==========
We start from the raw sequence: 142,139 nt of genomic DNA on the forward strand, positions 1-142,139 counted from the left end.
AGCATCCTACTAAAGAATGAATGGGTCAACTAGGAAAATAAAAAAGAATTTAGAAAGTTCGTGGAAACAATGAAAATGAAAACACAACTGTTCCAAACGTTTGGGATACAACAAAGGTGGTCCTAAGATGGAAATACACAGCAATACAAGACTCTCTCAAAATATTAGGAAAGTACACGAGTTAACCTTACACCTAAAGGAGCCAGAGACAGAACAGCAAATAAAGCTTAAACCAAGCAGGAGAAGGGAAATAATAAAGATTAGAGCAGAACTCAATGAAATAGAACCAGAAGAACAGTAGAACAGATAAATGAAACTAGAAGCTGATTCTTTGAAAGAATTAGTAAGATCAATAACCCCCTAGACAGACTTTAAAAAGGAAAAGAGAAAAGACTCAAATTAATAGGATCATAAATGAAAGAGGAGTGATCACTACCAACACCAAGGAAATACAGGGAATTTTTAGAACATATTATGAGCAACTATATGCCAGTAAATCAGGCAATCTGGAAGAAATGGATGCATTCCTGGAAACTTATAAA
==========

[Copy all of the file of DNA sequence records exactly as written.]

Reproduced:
We start from the raw sequence: 142,139 nt of genomic DNA on the forward strand, positions 1-142,139 counted from the left end.
AGCATCCTACTAAAGAATGAATGGGTCAACTAGGAAAATAAAAAAGAATTTAGAAAGTTCGTGGAAACAATGAAAATGAAAACACAACTGTTCCAAACGTTTGGGATACAACAAAGGTGGTCCTAAGATGGAAATACACAGCAATACAAGACTCTCTCAAAATATTAGGAAAGTACACGAGTTAACCTTACACCTAAAGGAGCCAGAGACAGAACAGCAAATAAAGCTTAAACCAAGCAGGAGAAGGGAAATAATAAAGATTAGAGCAGAACTCAATGAAATAGAACCAGAAGAACAGTAGAACAGATAAATGAAACTAGAAGCTGATTCTTTGAAAGAATTAGTAAGATCAATAACCCCCTAGACAGACTTTAAAAAGGAAAAGAGAAAAGACTCAAATTAATAGGATCATAAATGAAAGAGGAGTGATCACTACCAACACCAAGGAAATACAGGGAATTTTTAGAACATATTATGAGCAACTATATGCCAGTAAATCAGGCAATCTGGAAGAAATGGATGCATTCCTGGAAACTTATAAA